A new bride has spoken of her devastation after her husband was diagnosed with penile cancer just weeks before their first anniversary.
Gemma Harrison, 34, and her husband, Dave, 35, of Bridlington, East Yorkshire, wed in their local town hall on 28 September 2013.
But just months into married life, Dave noticed a pimple on his penis – which turned out to be penile cancer.
As a result, he had to undergo a partial amputation.
While the young couple are still able to have sex, Gemma said the news devastated them.
"We were inconsolable," she said. "We just felt numb after hearing the word cancer."
Dave first noticed a 5mm mark on the end of his penis while showering in April 2014.
At first, he didn't take much notice – but when it still hadn't disappeared around two weeks later, he became concerned and showed his wife.
"When Dave showed me the mark, we thought he should get it checked, but we didn't worry," said Gemma.
"He has eczema and psoriasis, so we initially thought it was down to that."
By that June, the pimple had still not disappeared, so Dave visited his local GP clinic and was sent to see a urologist at Bridlington Hospital. There, he was referred for a biopsy at Scarborough Hospital.
At this stage, doctors warned that there was an "outside possibility it could be penile cancer".
"We brushed off that it could be cancer due to Dave's age," Gemma said.
According to Cancer Research UK, it is rare for men below the age of 40 to get penile cancer. Most cases are in men aged 50 and over.
The exact cause of the disease is unknown.
Gemma continued: "Days later, Dave got a letter asking him in for a CT scan.
"We hadn't even had the biopsy results yet. Suddenly it seemed serious."
Two weeks after his CT scan, Dave's biopsy results came back and he was officially diagnosed with the disease.
"Dave took it well, but he must have been prepared for the worst," recalled Gemma.
"I think he'd expected bad news ever since we got the letter about the scan.
"The ulcer had spread and started bleeding.
"We were relieved we knew what it was.
"I cried after we got the news, but put on a brave face for our children, Katie, who was then 11, and Dexter, then three.
"We talked about what we would do if the worst happened. Dave was concerned Dexter wouldn't even remember him. But we kept hoping for the best."
Unfortunately, nobody in the local area was able to treat Dave, so he was transferred to Leeds Hospital, 65 miles from home.
By now, the spot had developed into an open wound resembling an ulcer, which was growing rapidly.
However, despite being in near-constant pain, Dave said he tried to "make light of things" in order to cope, often joking that he was "rotting away".
On 3 September 2014, he had a glansectomy – the removal of the tissue at the end of the penis - at Leeds Hospital.
When medics revealed that they would need to cut off part of Dave's penis, the couple were shocked, but knew it needed to be done.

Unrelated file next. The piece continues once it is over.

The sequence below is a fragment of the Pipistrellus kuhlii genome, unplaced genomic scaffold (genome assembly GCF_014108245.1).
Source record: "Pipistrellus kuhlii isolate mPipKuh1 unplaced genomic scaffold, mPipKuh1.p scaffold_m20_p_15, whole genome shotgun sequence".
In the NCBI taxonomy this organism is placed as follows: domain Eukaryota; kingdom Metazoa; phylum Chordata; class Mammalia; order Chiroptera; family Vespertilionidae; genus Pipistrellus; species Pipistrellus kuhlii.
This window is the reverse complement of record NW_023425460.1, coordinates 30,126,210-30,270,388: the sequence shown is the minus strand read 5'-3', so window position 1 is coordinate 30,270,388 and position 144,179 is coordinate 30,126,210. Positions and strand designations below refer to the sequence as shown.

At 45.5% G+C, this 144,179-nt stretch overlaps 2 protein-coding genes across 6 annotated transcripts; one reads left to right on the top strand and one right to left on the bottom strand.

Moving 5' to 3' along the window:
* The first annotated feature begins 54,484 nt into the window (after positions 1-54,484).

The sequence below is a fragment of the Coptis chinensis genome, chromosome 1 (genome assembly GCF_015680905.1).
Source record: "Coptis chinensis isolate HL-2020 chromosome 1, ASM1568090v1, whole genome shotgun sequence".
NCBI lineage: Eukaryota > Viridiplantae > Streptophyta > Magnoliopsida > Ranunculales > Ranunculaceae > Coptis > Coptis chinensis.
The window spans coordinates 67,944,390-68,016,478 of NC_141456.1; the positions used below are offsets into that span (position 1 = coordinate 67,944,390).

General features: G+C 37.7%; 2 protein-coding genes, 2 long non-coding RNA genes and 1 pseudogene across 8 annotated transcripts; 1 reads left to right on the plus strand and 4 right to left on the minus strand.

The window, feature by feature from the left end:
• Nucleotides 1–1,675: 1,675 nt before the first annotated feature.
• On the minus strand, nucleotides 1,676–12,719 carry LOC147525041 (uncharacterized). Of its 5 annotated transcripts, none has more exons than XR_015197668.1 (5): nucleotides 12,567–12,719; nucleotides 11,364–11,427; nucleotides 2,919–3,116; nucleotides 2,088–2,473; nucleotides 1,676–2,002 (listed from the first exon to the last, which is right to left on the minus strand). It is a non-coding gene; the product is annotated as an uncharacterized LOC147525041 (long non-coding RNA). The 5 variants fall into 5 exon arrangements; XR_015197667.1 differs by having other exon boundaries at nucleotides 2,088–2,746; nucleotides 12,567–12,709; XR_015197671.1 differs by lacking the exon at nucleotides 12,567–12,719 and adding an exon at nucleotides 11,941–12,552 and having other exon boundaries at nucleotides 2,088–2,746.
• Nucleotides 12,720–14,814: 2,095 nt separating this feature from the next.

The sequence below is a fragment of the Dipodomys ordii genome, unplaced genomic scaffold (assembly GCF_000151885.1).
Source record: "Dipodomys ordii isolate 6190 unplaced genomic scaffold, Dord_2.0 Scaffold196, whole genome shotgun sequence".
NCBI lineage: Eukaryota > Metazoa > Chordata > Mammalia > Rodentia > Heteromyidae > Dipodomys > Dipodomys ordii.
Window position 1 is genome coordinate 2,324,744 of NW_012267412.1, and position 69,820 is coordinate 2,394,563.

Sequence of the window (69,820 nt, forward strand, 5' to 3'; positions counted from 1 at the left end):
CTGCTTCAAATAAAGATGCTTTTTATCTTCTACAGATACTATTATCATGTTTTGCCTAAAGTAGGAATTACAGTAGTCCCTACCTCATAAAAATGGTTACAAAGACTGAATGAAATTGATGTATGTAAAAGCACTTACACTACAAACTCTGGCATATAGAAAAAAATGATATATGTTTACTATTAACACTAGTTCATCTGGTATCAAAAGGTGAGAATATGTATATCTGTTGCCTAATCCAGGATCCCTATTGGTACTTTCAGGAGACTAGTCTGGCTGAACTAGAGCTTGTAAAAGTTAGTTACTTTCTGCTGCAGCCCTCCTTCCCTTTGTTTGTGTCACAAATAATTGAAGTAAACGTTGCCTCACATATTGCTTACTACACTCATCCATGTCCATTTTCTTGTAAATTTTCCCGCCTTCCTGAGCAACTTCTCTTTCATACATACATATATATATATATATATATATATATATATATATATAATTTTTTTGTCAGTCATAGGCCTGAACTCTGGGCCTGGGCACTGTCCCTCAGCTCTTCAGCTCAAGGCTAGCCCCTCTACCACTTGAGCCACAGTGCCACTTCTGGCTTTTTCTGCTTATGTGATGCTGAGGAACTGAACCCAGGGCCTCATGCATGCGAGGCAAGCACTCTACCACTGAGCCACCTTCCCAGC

Gemma said: "Obviously this would be a concern for any man.
"Dave didn't want it cut off, but needs must. We wanted to get rid of the cancer."
During the two hour operation, surgeons had planned to slice off the top of Dave's penis, but as the cancer had spread, they had to remove two inches extra.
Next, they took skin from his thigh to graft onto his penis to patch up the wound.
He was also fitted with a catheter, which he wore for three weeks following the procedure.
Dave was in hospital overnight and didn't require any further treatment, as surgeons had removed the cancer in theatre.
In late September, Dave and Gemma finally marked their first anniversary with a quiet meal for two.
Surgery meant that Dave found he was unable to stand up to go to the toilet, as his urine did not come out in a steady stream, but sprayed instead.
Therefore, that December he was given a tube to wear over his penis so he could go to the toilet standing up. He continues to wear it today.
Thankfully, that month, Dave was also given the all clear.
"The news came two days before our daughter's twelfth birthday, so we could have a happy and relaxed day with her," said Gemma.
"It was nice to get back to normal again."
Three months later, the couple tried to have sex again.
Gemma said: "We wanted to test the water. It was nerve-wracking to start with.
"We can have sex again now. Dave's penis may be smaller, but there's no change to our sex life.
"He was self-conscious at first, but we've been together for 15 years, since we were 19, so soon all shyness went out of the window."
Now, Dave goes back to hospital every four months for a CT scan, to check on his progress, and is currently discussing the possibility of penis reconstruction with surgeons.
Gemma said: "I've always checked my breasts for lumps, but Dave wasn't one to check himself before.
"After we got the news Dave had cancer, being a Googler, I think he went online to research penile cancer, though there's not a lot out there on it.
"Everything was vague. There weren't a lot of accounts from real people.
"We wanted to read about other people but no-one talks about it. That's why we wanted to share Dave's story.
"He noticed something wasn't right and now he tells everyone to make sure they check themselves for lumps."
Reflecting on his ordeal, Dave said: "After the diagnosis, pain from the tumour increased daily. I was getting very restricted and literally could only lie down as it was the comfiest position to be in.
"I think everyone is anxious before any surgery, but I was worried. I was losing half my manhood.
"I was glad to be out of pain, and obviously pleased the cancer was gone, but it took a long time getting used to the after effects of operation - I didn't even look at it for months.
"I'm not the type of person to keep something like this private. We used laughter to get through it and to stay positive for our children. It's the way we have always coped with bad times."